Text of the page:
Twenty-one percent of Pennsylvania's adults smoke cigarettes. And if Michael Wolf has his way, none should be able to light up if they live in apartment or condominium complexes.
Wolf, secretary of the Pennsylvania Department of Health, delivered that message to landlords at the beginning of the year.
It was more of an encouragement than a mandate. But it appears to have resonated as housing sites across the state have either banned or restricted smoking.
Forty-five of Pennsylvania's 67 counties now have at least one multiunit housing site that is smoke-free, said Judy Ochs, director of the state Division of Tobacco Prevention and Control. Philadelphia has 15 such complexes, and Chester County 12.
The Housing Authority of Chester County last summer became the first housing authority in Southeastern Pennsylvania to prohibit tenants, guests, employees, and contractors from smoking inside the units or anywhere else on the premises.
"From a marketing standpoint, the heavy smokers used to sit on the front porch, sit there and puff cigarettes all day long. It just looked real bad," said Dale P. Gravett, the authority's executive director. "From a legal standpoint, this has been researched to death. As owners of a property, we can adopt policies like this."
The Philadelphia Housing Authority also is considering such a policy, spokeswoman Nichole L. Tillman said, but would probably phase it in.
On Feb. 1, the Village of Pennbrook Apartments in Levittown banned smoking in all common areas of the Bucks County complex, including inside a parked car. The owner of the complex, AIMCO, is a publicly traded apartment investor that has other properties in Bucks County, Philadelphia, and across the United States that are phasing in smoke-free policies.
"One of our priorities at AIMCO is to provide a healthy, clean, and comfortable environment for our residents," said AIMCO spokeswoman Cindy Duffy. "We believe our smoke-free amenity supports that goal directly. We see it as a health benefit to have cleaner air."
People caught smoking in the common areas are warned about the policy and, if they continue to flout it, could be evicted.
But some Pennbrook residents seemed unaware of the policy. On Monday, a man exited from an apartment smoking a cigarette.
"You're not allowed to smoke here outside? I didn't know," said the man, who declined to give his name. He immediately extinguished his cigarette by stubbing it along the sidewalk.
"You can't smoke outside on the grounds here? That's ridiculous," said another resident who also declined to give his name. "My wife and I just moved here, and we smoke."
Yet another resident said she was aware of the smoking restrictions but that she and her fiance had ignored them.
There is no safe level of secondhand smoke exposure, according to a 2006 U.S. surgeon general's report. The first surgeon general's report on smoking, released 50 years ago, highlighted how smokers have a much greater chance of getting lung cancer, chronic bronchitis, and other diseases compared with non-smokers.
Ochs said the state had 113 smoke-free housing sites as of March 1. "This has surpassed our expectations with how rapidly it is growing," she said.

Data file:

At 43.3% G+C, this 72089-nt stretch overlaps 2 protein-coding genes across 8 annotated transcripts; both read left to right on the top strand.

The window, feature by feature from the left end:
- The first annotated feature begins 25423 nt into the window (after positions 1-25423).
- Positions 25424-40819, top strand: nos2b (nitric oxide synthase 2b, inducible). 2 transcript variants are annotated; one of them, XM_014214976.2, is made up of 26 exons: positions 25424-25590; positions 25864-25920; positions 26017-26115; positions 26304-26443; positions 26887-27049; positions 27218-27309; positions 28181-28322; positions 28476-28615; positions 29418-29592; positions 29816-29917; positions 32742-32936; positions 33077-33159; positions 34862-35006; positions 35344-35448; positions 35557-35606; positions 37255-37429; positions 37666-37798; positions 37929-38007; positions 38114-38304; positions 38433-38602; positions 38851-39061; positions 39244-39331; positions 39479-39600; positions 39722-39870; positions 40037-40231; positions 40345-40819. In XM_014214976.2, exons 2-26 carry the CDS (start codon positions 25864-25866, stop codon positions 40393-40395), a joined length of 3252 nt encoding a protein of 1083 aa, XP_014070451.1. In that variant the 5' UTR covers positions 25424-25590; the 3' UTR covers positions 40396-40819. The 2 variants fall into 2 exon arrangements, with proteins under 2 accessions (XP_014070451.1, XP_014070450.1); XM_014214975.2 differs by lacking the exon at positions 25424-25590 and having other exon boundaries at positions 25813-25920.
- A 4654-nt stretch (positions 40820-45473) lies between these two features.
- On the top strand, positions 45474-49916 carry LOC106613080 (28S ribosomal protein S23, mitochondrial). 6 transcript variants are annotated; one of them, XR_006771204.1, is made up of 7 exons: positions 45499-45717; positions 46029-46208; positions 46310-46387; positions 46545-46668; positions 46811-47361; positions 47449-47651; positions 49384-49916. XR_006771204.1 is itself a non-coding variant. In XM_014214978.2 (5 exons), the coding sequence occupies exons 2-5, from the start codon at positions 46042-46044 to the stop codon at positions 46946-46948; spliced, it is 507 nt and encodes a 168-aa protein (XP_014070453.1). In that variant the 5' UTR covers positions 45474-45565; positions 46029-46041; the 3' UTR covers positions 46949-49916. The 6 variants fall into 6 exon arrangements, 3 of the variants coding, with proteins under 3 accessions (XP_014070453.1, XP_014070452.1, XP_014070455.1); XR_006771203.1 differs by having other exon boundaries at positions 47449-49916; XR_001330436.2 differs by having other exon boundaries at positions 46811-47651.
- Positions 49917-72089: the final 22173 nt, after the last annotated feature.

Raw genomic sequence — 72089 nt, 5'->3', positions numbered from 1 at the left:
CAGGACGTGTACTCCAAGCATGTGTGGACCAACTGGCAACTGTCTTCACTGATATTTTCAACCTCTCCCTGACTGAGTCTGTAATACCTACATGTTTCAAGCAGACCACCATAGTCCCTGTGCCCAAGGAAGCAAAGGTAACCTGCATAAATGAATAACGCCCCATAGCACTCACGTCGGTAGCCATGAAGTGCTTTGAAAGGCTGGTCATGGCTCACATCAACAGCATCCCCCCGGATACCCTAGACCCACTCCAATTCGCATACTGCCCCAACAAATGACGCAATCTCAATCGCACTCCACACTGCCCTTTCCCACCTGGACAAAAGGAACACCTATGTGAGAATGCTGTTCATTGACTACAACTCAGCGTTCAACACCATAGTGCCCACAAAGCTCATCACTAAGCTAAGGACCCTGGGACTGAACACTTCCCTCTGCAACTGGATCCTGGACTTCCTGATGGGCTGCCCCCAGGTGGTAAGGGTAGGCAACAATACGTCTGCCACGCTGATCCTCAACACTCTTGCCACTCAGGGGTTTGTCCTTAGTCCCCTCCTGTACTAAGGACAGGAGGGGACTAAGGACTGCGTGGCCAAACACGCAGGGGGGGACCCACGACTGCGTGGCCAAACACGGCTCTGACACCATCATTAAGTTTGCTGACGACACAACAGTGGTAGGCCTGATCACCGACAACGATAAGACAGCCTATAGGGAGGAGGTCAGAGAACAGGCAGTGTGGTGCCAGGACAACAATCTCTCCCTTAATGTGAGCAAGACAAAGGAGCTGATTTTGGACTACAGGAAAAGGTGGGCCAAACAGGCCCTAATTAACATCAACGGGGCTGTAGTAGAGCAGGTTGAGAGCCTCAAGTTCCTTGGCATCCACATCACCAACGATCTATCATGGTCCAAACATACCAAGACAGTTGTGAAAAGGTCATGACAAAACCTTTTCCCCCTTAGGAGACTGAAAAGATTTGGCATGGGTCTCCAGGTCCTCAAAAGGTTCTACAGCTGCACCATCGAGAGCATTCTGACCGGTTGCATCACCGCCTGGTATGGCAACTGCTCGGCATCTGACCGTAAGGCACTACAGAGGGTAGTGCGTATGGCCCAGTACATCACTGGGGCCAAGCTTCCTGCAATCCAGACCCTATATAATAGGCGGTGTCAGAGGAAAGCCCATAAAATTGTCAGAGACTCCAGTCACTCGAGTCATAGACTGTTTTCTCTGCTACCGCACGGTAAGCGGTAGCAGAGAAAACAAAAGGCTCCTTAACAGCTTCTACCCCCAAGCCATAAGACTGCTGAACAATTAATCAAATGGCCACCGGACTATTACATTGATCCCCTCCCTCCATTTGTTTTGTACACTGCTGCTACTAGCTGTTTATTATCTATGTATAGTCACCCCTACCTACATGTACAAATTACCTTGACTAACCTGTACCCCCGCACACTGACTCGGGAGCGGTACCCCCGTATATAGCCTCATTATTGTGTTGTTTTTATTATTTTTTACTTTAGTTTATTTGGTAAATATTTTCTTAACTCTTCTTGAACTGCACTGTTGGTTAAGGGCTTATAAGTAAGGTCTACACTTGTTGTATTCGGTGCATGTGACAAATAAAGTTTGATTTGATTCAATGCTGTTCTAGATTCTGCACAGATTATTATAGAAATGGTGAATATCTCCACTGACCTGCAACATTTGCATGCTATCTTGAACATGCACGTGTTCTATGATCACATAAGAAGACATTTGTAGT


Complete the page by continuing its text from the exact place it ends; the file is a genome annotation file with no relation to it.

Nonprofit organization HDC MidAtlantic owns or manages six housing complexes in Chester County, and all will be smoke-free effective May 1, according to spokeswoman Jolene Weaver.
"Our No. 1 goal is to provide quality affordable housing to residents and to enhance their way of life," she said. "We believe adding a smoke-free policy benefits their quality of life and also creates healthier communities."
Weaver said 77 percent of the organization's Chester County residents were in favor of going smoke-free. HDC MidAtlantic owns or manages 48 affordable-housing properties across Pennsylvania, and 43 of those sites have smoke-free policies in effect or soon to be implemented.
Residents generally comply with the rules, Weaver said, but "we have evicted people for smoking."
Any measure aimed at limiting people's exposure to secondhand smoke "is a great public health initiative, particularly to the elderly populations and young people whose lungs are in the process of growing," said Thurman Brendlinger, program director for the Philadelphia-based Clean Air Council, an advocacy group.
With public housing authorities and privately owned multiunit housing complexes increasingly becoming smoke-free zones, "I will guarantee you," Brendlinger said, "that you will see a marked increase in this type of initiative."
David Sutton, a spokesman for cigarette manufacturer Philip Morris USA, said the company "understands and agrees that people should be able to avoid being around secondhand smoke," but thinks "complete bans go too far. We believe that smoking should be permitted outdoors except in very particular circumstances, such as outdoor areas primarily designed for children."
Paul Maccari, 54, an independent contractor who does paint work at Chester County's public housing facilities, said the housing authority's no-smoke policy had made a difference.
"These buildings, they are cleaner," he said Tuesday at the smoke-free Locust Court housing site in West Chester. "It is a cleaner environment."
Multi-unit housing sites with smoke-free policies in Pennsylvania.
Smoke-free housing sites in Philadelphia.
Smoke-free housing sites in Chester County.
Smoke-free housing sites in Delaware County.
Smoke-free housing sites each in Bucks and Montgomery Counties.
SOURCE: Pa. Dept. of HealthEndText